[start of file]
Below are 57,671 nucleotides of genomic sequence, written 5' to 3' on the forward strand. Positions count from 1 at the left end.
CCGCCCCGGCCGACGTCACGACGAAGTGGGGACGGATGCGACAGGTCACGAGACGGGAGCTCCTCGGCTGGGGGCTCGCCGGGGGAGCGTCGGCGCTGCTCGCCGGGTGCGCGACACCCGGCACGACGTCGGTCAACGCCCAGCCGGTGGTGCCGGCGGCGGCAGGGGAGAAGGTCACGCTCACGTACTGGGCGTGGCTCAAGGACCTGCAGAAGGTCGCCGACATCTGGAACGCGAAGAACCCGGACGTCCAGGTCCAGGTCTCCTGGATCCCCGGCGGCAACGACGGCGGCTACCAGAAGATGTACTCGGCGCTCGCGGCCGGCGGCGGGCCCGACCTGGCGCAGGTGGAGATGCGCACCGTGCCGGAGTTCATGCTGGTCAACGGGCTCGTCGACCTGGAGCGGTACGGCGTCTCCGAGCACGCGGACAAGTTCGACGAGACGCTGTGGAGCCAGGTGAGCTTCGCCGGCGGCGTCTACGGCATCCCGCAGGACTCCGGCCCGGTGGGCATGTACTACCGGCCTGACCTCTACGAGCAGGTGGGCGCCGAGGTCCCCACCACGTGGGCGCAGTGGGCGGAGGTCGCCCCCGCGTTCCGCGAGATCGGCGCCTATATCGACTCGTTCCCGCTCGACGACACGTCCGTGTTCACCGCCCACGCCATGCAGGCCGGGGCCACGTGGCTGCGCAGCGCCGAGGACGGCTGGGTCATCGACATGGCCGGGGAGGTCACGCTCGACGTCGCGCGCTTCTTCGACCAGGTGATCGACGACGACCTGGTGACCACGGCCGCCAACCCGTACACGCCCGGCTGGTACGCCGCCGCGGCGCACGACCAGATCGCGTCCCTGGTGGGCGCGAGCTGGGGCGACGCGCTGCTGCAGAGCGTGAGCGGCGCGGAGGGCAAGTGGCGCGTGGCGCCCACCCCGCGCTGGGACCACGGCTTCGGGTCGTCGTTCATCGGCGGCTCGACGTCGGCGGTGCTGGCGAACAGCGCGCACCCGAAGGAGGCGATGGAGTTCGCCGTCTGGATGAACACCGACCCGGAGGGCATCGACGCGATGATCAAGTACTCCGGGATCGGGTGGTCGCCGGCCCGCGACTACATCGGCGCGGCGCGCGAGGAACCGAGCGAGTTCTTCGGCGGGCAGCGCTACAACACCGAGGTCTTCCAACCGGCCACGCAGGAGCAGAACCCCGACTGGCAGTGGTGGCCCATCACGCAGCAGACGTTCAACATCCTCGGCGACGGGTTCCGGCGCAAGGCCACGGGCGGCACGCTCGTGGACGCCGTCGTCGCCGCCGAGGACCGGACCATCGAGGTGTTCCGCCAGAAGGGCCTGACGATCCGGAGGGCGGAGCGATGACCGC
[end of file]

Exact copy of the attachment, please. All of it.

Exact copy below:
Below are 57,671 nucleotides of genomic sequence, written 5' to 3' on the forward strand. Positions count from 1 at the left end.
CCGCCCCGGCCGACGTCACGACGAAGTGGGGACGGATGCGACAGGTCACGAGACGGGAGCTCCTCGGCTGGGGGCTCGCCGGGGGAGCGTCGGCGCTGCTCGCCGGGTGCGCGACACCCGGCACGACGTCGGTCAACGCCCAGCCGGTGGTGCCGGCGGCGGCAGGGGAGAAGGTCACGCTCACGTACTGGGCGTGGCTCAAGGACCTGCAGAAGGTCGCCGACATCTGGAACGCGAAGAACCCGGACGTCCAGGTCCAGGTCTCCTGGATCCCCGGCGGCAACGACGGCGGCTACCAGAAGATGTACTCGGCGCTCGCGGCCGGCGGCGGGCCCGACCTGGCGCAGGTGGAGATGCGCACCGTGCCGGAGTTCATGCTGGTCAACGGGCTCGTCGACCTGGAGCGGTACGGCGTCTCCGAGCACGCGGACAAGTTCGACGAGACGCTGTGGAGCCAGGTGAGCTTCGCCGGCGGCGTCTACGGCATCCCGCAGGACTCCGGCCCGGTGGGCATGTACTACCGGCCTGACCTCTACGAGCAGGTGGGCGCCGAGGTCCCCACCACGTGGGCGCAGTGGGCGGAGGTCGCCCCCGCGTTCCGCGAGATCGGCGCCTATATCGACTCGTTCCCGCTCGACGACACGTCCGTGTTCACCGCCCACGCCATGCAGGCCGGGGCCACGTGGCTGCGCAGCGCCGAGGACGGCTGGGTCATCGACATGGCCGGGGAGGTCACGCTCGACGTCGCGCGCTTCTTCGACCAGGTGATCGACGACGACCTGGTGACCACGGCCGCCAACCCGTACACGCCCGGCTGGTACGCCGCCGCGGCGCACGACCAGATCGCGTCCCTGGTGGGCGCGAGCTGGGGCGACGCGCTGCTGCAGAGCGTGAGCGGCGCGGAGGGCAAGTGGCGCGTGGCGCCCACCCCGCGCTGGGACCACGGCTTCGGGTCGTCGTTCATCGGCGGCTCGACGTCGGCGGTGCTGGCGAACAGCGCGCACCCGAAGGAGGCGATGGAGTTCGCCGTCTGGATGAACACCGACCCGGAGGGCATCGACGCGATGATCAAGTACTCCGGGATCGGGTGGTCGCCGGCCCGCGACTACATCGGCGCGGCGCGCGAGGAACCGAGCGAGTTCTTCGGCGGGCAGCGCTACAACACCGAGGTCTTCCAACCGGCCACGCAGGAGCAGAACCCCGACTGGCAGTGGTGGCCCATCACGCAGCAGACGTTCAACATCCTCGGCGACGGGTTCCGGCGCAAGGCCACGGGCGGCACGCTCGTGGACGCCGTCGTCGCCGCCGAGGACCGGACCATCGAGGTGTTCCGCCAGAAGGGCCTGACGATCCGGAGGGCGGAGCGATGACCGC